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Suppose I have a string that looks like:

"lets refer to [[merp] [that entry called merp]] and maybe also to that entry called [[blue] [blue]]"

The idea here is to replace a block of [[name][some text]] with <a href="name.html">some text</a>.

So I'm trying to use regular expressions to find blocks that look like [[name][some text]], but I'm having tremendous difficulty.

Here's what I thought should work (in PHP): preg_match_all('/\[\[.*\]\[.*\]/', $my_big_string, $matches)

But this just returns a single match, the string from '[[merp' to 'blue]]'. How can I get it to return the two matches [[merp][that entry called merp]] and [[blue][blue]]?

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2 Answers 2

up vote 2 down vote accepted

Quantifiers like the * are by default greedy,

which means, that as much as possible is matched to meet conditions. E.g. in your sample a regex like \[.*\] would match everything from the first [ to the last ] in the string. To change the default behaviour and make quantifiers lazy (ungreedy, reluctant):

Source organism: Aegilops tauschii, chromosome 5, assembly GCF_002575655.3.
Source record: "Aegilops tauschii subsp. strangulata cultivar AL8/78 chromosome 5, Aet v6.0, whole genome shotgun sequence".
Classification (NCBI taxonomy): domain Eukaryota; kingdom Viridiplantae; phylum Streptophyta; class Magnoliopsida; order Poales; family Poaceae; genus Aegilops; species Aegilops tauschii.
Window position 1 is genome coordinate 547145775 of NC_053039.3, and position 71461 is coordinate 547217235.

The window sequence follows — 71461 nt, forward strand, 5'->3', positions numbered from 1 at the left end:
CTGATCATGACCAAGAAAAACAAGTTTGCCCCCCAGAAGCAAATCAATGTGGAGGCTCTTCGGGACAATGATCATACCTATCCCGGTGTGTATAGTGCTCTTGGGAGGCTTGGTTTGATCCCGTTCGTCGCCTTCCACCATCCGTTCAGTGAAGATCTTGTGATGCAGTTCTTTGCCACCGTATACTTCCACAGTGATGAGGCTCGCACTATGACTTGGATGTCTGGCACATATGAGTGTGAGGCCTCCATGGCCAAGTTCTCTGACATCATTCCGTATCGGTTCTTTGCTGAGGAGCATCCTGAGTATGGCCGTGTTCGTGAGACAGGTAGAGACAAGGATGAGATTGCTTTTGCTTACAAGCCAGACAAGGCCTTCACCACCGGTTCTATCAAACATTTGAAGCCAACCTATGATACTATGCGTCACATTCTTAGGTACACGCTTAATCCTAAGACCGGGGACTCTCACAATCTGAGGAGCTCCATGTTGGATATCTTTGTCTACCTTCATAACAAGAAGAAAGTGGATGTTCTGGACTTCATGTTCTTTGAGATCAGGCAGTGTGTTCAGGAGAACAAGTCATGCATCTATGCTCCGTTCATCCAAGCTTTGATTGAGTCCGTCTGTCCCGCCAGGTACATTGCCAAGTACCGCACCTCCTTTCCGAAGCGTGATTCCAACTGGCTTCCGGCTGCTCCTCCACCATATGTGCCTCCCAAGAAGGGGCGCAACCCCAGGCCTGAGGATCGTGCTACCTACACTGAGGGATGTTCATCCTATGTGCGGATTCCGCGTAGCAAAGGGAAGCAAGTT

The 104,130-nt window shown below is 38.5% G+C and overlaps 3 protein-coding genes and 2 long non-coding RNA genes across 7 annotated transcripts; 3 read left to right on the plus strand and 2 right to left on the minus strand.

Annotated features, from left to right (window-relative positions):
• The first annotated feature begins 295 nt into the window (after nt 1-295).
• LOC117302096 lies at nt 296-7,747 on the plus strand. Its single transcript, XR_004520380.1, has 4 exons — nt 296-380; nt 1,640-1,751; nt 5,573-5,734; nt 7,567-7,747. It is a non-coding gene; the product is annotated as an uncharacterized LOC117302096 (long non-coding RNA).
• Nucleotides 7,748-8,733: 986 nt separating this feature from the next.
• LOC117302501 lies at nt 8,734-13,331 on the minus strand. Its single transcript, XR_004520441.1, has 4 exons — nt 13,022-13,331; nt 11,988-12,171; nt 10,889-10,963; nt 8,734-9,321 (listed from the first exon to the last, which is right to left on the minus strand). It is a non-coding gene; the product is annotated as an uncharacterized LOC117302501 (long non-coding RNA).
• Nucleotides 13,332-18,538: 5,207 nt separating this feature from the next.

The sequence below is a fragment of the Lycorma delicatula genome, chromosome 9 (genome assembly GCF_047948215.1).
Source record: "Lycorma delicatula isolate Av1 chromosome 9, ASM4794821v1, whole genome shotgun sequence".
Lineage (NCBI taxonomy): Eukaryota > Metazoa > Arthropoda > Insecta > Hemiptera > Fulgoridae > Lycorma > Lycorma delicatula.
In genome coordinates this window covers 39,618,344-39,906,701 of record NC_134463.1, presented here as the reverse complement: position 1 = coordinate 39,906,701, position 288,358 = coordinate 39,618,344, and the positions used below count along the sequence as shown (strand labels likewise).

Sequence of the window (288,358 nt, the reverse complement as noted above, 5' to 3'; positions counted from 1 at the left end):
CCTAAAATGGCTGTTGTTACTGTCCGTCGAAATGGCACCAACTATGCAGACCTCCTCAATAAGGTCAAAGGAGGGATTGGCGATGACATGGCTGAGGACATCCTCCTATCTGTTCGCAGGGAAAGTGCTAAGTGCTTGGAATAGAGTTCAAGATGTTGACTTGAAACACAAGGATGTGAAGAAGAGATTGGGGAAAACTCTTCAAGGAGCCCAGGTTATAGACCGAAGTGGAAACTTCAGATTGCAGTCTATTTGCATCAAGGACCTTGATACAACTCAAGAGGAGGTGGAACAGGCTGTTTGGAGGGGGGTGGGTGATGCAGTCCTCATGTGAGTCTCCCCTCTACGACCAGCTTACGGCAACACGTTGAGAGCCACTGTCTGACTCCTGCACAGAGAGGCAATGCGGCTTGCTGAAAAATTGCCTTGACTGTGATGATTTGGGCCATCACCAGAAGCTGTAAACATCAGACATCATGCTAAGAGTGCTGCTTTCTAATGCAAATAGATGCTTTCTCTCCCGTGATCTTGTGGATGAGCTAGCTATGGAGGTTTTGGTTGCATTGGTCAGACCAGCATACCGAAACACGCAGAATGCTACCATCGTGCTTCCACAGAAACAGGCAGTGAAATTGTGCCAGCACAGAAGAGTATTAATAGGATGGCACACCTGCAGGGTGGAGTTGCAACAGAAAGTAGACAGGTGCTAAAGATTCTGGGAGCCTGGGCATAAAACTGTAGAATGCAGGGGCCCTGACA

• Use the U (PCRE_UNGREEDY) modifier to make all quantifiers lazy
  • Put a ? after a specific quantifier. E.g. .*? as few of any characters as possible

1.) Using the U-modifier a pattern could look like:

/\[\[(.*)]\s*\[(.*)]]/Us

Additional used the s (PCRE_DOTALL) modifier to make the . dot also match newlines. And added some \s whitespaces in between ][ which are in your sample string. \s is a shorthand for [ \t\r\n\f].

There are two capturing groups (.*) to be replaced then. Test on regex101.com


2.) Instead using the ? to making each quantifier lazy:

/\[\[(.*?)]\s*\[(.*?)]]/s

Test on regex101.com


3.) Alternative without modifiers, if no square brackets are expected to be inside [...].

/\[\[([^]]*)]\s*\[([^]]*)]]/

Using a ^ negated character class to allow [^]]* any amount of characters, that are NOT ] in between [ and ]. This wouldn't require to rely on greediness. Also no . is used, so no s-modifier is needed.

Test on regex101.com


Replacement for all 3 examples according to your sample: <a href="\1">\2</a> where \1 correspond matches of the first parenthesized group,...

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The regex you're looking for is \[\[(.+?)\]\s\[(.+?)\]\] and replace it with <a href="$1">$2</a>

The regex pattern matched inside the () braces are captured and can be back-referenced using $1, $2,...

Example on regex101.com

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\s* would be more robust –  Eugene Ryabtsev Apr 6 at 12:26

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